'Bind with Europe for the common good' - Delo, Slovenia
The daily writes that since the second world war the Basic Law has become a 'true point of identification' for the people living in Germany: 'The solidarity with the liberal values of the Basic Law were to blossom into true love of the homeland. Today, 60 years after its adoption it is still regarded as a text that has been a driving force behind democratisation as well as Germany's economic miracle and that does not just have economic dimensions. After the end of the cold war and reunification Germany has become a different state, one which has gradually freed itself of the burdens of its past and is now resolutely defending its own interests. Despite the warnings of former chancellor Helmut Schmidt that Germany should be less active in foreign policy the country has an army presence far beyond Europe's borders. The biggest challenge for Germany remains that of binding its own interests as much as it can with those of Europe for the common good' (Peter Žerjavič)
'Remarkable international role' - Jyllands-Posten, Denmark
'German fans first waved the black, red and gold flag during the 2006 FIFA world cup. That's how long it took for them to be able to make a show of their national pride,' writes the daily. In the last 60 years Germany has also played a remarkable role internationally, the paper comments: 'No one speaks out so strongly in support of the small EU members as Germany. This also benefited Denmark after the Danish rejection of the treaty of Maastricht in 1992. And Germany always demonstrated such reserve in international affairs that paradoxically its former opponents finally had enough and prompted it to take a more active role. Only recently has Berlin begun to participate in UN military missions abroad. Germany is a success, a long string of democratic triumphs. If you consider where it was in 1945, it's no wonder the word 'miracle' is used so often to describe the country's new face'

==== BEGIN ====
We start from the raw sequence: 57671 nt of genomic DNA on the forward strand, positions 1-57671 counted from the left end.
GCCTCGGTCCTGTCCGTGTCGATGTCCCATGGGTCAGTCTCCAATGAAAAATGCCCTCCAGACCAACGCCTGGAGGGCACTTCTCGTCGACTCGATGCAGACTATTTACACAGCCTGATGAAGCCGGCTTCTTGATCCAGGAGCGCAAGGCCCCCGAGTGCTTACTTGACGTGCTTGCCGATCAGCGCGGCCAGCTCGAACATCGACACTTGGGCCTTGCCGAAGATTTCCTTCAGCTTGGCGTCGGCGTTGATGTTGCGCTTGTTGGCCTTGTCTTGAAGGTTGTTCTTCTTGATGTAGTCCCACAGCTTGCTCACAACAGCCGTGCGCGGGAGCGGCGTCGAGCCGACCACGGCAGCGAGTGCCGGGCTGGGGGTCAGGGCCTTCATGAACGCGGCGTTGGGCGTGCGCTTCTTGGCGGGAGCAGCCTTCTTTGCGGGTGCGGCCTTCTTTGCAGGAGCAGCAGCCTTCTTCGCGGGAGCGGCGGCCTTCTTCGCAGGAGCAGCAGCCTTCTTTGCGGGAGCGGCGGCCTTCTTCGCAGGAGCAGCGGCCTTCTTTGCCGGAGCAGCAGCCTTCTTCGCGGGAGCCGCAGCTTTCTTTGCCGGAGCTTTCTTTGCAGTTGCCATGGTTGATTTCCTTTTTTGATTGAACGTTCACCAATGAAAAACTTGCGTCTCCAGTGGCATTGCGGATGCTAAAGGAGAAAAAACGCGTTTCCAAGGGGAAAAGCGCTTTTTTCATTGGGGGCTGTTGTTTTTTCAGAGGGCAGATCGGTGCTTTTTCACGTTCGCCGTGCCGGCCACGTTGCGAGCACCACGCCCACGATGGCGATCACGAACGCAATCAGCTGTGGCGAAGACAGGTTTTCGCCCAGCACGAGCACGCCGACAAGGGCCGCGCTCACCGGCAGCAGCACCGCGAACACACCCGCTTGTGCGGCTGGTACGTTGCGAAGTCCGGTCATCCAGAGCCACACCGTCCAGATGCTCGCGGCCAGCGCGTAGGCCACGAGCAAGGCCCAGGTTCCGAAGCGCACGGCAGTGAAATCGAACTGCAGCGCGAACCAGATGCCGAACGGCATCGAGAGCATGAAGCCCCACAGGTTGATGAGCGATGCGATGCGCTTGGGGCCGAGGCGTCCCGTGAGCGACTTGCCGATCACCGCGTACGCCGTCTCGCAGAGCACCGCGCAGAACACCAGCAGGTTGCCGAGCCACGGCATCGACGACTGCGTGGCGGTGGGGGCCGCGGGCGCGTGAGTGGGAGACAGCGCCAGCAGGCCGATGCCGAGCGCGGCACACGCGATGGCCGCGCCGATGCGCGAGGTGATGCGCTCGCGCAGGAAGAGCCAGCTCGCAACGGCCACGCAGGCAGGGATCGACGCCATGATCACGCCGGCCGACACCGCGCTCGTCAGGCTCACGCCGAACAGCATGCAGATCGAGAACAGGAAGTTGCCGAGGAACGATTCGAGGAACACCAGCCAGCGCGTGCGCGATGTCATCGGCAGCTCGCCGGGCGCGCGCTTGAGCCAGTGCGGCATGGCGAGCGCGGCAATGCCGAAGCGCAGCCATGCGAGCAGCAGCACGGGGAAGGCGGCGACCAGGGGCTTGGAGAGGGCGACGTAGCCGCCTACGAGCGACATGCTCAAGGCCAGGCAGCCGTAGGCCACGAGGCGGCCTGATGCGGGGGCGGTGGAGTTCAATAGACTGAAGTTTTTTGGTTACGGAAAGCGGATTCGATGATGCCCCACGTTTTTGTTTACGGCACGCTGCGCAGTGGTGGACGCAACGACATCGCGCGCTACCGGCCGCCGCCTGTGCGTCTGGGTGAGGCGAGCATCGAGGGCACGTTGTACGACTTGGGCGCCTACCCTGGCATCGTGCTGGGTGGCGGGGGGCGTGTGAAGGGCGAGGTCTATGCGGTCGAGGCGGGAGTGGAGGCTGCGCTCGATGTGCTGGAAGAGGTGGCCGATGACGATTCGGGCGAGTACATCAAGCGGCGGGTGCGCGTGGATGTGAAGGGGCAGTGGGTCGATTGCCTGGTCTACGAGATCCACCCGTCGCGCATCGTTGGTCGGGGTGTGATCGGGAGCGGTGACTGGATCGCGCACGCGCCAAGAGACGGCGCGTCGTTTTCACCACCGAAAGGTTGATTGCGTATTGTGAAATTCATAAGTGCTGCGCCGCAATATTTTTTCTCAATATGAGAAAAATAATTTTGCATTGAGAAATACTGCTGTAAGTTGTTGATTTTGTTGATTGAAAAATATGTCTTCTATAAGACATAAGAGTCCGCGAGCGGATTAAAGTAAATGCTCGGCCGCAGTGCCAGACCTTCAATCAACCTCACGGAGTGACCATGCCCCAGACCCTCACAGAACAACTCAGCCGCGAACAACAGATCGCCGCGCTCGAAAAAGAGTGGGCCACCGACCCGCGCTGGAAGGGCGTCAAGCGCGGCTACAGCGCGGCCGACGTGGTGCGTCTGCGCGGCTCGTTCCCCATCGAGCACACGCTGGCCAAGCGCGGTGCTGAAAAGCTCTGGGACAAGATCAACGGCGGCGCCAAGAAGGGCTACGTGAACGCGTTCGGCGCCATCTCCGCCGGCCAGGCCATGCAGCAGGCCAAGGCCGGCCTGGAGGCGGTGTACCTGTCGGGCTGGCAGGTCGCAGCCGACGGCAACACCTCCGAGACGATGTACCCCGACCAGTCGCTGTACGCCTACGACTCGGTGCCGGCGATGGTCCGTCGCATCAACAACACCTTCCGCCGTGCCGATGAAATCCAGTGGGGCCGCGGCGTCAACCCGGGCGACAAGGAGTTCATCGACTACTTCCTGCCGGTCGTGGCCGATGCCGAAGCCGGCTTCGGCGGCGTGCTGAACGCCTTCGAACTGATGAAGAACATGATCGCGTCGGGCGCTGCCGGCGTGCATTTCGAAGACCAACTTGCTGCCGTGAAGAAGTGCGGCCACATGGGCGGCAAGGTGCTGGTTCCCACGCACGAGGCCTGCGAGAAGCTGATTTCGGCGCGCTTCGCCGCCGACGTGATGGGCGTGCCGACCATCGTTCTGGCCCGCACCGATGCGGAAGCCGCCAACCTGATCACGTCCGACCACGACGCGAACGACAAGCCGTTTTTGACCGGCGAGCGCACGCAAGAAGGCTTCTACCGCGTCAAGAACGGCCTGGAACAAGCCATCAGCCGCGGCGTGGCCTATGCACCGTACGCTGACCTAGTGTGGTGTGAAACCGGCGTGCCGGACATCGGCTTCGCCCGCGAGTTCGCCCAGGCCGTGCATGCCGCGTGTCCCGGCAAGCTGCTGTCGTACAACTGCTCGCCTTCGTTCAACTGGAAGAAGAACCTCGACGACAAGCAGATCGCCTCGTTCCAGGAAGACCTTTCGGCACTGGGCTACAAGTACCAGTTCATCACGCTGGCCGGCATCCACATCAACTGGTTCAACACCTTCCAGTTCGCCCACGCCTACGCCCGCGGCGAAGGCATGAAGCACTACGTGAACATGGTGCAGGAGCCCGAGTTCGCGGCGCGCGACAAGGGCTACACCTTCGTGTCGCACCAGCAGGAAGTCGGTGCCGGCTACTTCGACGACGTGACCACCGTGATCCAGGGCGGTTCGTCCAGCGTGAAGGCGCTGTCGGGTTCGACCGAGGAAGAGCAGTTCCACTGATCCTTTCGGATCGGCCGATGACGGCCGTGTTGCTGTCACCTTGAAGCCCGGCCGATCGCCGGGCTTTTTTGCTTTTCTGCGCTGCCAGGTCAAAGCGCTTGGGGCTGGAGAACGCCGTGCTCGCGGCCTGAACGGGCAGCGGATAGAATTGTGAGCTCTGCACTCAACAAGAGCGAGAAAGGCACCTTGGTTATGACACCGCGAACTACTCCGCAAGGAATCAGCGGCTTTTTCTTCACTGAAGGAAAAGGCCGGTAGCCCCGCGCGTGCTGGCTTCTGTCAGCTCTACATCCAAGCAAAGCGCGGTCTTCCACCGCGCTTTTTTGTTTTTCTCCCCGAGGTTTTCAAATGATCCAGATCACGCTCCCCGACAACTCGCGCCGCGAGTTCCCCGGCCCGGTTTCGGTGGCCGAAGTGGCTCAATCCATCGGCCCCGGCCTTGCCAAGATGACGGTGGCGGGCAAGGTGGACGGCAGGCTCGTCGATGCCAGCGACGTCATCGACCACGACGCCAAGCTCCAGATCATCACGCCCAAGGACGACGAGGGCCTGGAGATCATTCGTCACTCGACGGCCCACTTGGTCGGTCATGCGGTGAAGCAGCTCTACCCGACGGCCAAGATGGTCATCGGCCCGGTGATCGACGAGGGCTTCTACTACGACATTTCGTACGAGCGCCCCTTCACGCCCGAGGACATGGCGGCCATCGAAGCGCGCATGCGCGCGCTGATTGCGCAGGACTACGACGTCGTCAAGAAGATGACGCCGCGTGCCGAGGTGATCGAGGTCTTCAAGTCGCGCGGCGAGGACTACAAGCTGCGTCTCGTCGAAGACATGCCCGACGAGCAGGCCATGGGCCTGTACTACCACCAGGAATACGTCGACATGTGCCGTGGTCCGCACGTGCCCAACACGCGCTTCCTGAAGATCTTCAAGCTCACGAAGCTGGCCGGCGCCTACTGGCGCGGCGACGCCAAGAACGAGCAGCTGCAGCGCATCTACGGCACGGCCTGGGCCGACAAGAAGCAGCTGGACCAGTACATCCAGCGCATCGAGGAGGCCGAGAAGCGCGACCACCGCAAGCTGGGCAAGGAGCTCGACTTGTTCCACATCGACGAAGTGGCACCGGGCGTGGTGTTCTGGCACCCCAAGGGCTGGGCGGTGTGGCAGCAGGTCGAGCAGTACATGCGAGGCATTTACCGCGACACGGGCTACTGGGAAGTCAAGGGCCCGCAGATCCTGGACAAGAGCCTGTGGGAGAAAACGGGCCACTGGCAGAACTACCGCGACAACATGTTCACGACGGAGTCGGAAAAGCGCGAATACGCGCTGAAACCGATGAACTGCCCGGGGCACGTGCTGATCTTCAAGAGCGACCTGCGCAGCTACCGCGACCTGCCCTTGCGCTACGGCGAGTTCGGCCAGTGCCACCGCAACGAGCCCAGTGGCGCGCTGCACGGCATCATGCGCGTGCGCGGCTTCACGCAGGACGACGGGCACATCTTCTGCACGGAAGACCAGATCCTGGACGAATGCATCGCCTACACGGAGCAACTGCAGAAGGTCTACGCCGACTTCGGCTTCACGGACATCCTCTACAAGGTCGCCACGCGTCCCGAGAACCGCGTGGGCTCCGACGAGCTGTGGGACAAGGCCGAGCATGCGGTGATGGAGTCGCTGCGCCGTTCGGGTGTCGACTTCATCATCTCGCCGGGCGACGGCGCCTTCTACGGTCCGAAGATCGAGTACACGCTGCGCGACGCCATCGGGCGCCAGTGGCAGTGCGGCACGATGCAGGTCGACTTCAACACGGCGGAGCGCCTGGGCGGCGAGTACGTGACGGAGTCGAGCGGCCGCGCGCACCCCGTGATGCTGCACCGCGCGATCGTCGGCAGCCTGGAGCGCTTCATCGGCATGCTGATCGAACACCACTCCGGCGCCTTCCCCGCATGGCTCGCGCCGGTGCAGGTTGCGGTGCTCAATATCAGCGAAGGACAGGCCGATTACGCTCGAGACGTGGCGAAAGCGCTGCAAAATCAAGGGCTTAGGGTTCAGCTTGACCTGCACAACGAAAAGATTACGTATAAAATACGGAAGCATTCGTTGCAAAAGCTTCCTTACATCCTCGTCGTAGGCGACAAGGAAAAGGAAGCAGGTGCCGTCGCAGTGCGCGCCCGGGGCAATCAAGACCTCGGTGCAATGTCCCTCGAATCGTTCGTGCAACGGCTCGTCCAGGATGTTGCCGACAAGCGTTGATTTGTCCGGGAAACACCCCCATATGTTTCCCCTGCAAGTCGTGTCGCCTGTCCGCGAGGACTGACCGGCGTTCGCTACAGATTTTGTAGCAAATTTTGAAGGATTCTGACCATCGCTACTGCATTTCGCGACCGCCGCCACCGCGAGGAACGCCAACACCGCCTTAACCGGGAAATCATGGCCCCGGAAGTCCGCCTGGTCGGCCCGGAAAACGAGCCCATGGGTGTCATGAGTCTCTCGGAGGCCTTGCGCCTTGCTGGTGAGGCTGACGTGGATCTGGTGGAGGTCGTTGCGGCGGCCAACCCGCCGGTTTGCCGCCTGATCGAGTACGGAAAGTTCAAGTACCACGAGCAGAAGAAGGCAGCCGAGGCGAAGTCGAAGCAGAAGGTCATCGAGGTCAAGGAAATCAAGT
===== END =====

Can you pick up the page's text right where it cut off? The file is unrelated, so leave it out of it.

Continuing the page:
'European unification' - Frankfurter Allgemeine Zeitung, Germany
The daily praises the resilience of the German Basic Law: 'The German unification came about constitutionally. The Basic Law provided the ideal framework for that development - despite what its critics were saying twenty years ago with their democratic-cum-romantic plea for a new state framework to be worked out by constitutional convention. Politically, economically and intellectually, the decades of separation have nevertheless left their mark and posed new problems.
Decades of separation have nevertheless posed new problems
The social state has come under pressure, the party system has changed, and political discourses in western and eastern Germany show that the German unification is still not fully completed. Our political system will also pass this test. The Basic Law is flexible enough to withstand the resulting pressure, and open enough to see through other changes - for example European unification' (Günther Nonnenmacher)
'Destiny gives prosperity' - Polska, Poland
The daily calls the founding of the Federal Republic of Germany 60 years ago an 'incredible stroke of good fortune in the history of Germany': 'For the first time [the Germans] can celebrate all they sing about in their anthem: unity, justice and freedom. Destiny has given them even more, namely prosperity. It's a shame that the front-page story in the weekly magazine Der Spiegel [about Adolf Hitler's helpers in other countries] has dampened the festive mood.
The front-page story in the weekly Der Spiegel [about Adolf Hitler's helpers in other countries] has dampened the festive mood
When on 23 May 1949 the parliamentary council in Bonn announced the adoption of the Basic Law, Germany was a divided and non-sovereign country. For this reason it was decided not to refer to the Basic Law as the new German constitution. The west Germans have been able to extend their freedom quickly and without violence. The key to this was integration into the west' (Andrzej Godlewski)